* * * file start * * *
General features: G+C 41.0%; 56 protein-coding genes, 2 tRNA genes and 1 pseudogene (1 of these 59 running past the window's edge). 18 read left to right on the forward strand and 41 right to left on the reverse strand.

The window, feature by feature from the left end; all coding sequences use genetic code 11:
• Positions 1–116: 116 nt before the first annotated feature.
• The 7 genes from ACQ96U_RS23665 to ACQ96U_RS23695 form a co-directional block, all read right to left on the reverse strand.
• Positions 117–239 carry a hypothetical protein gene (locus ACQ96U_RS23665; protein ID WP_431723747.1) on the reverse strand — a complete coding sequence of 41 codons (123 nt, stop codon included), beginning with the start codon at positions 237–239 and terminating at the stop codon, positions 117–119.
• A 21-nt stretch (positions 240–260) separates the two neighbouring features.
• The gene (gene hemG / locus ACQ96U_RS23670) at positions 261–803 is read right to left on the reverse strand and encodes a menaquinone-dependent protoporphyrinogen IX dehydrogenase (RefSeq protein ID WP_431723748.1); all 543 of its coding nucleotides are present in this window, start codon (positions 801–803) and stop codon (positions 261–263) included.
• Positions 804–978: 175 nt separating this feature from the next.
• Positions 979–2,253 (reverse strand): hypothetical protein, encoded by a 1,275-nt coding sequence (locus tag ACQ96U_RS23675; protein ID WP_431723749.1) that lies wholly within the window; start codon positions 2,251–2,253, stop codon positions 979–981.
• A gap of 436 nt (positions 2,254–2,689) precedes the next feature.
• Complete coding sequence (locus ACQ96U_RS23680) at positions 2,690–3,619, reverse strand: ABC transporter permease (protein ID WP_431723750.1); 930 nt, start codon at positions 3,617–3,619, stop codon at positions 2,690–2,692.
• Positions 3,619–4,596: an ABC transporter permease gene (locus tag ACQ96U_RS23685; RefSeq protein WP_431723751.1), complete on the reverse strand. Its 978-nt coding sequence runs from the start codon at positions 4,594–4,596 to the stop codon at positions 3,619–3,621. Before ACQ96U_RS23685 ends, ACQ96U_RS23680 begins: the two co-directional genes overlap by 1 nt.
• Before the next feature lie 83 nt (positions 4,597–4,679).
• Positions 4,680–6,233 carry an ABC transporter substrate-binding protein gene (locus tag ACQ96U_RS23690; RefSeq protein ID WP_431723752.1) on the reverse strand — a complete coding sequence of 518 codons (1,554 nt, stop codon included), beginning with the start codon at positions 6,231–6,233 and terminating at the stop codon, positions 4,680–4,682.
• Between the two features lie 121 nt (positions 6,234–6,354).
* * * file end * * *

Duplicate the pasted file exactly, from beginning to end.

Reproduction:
General features: G+C 41.0%; 56 protein-coding genes, 2 tRNA genes and 1 pseudogene (1 of these 59 running past the window's edge). 18 read left to right on the forward strand and 41 right to left on the reverse strand.

The window, feature by feature from the left end; all coding sequences use genetic code 11:
• Positions 1–116: 116 nt before the first annotated feature.
• The 7 genes from ACQ96U_RS23665 to ACQ96U_RS23695 form a co-directional block, all read right to left on the reverse strand.
• Positions 117–239 carry a hypothetical protein gene (locus ACQ96U_RS23665; protein ID WP_431723747.1) on the reverse strand — a complete coding sequence of 41 codons (123 nt, stop codon included), beginning with the start codon at positions 237–239 and terminating at the stop codon, positions 117–119.
• A 21-nt stretch (positions 240–260) separates the two neighbouring features.
• The gene (gene hemG / locus ACQ96U_RS23670) at positions 261–803 is read right to left on the reverse strand and encodes a menaquinone-dependent protoporphyrinogen IX dehydrogenase (RefSeq protein ID WP_431723748.1); all 543 of its coding nucleotides are present in this window, start codon (positions 801–803) and stop codon (positions 261–263) included.
• Positions 804–978: 175 nt separating this feature from the next.
• Positions 979–2,253 (reverse strand): hypothetical protein, encoded by a 1,275-nt coding sequence (locus tag ACQ96U_RS23675; protein ID WP_431723749.1) that lies wholly within the window; start codon positions 2,251–2,253, stop codon positions 979–981.
• A gap of 436 nt (positions 2,254–2,689) precedes the next feature.
• Complete coding sequence (locus ACQ96U_RS23680) at positions 2,690–3,619, reverse strand: ABC transporter permease (protein ID WP_431723750.1); 930 nt, start codon at positions 3,617–3,619, stop codon at positions 2,690–2,692.
• Positions 3,619–4,596: an ABC transporter permease gene (locus tag ACQ96U_RS23685; RefSeq protein WP_431723751.1), complete on the reverse strand. Its 978-nt coding sequence runs from the start codon at positions 4,594–4,596 to the stop codon at positions 3,619–3,621. Before ACQ96U_RS23685 ends, ACQ96U_RS23680 begins: the two co-directional genes overlap by 1 nt.
• Before the next feature lie 83 nt (positions 4,597–4,679).
• Positions 4,680–6,233 carry an ABC transporter substrate-binding protein gene (locus tag ACQ96U_RS23690; RefSeq protein ID WP_431723752.1) on the reverse strand — a complete coding sequence of 518 codons (1,554 nt, stop codon included), beginning with the start codon at positions 6,231–6,233 and terminating at the stop codon, positions 4,680–4,682.
• Between the two features lie 121 nt (positions 6,234–6,354).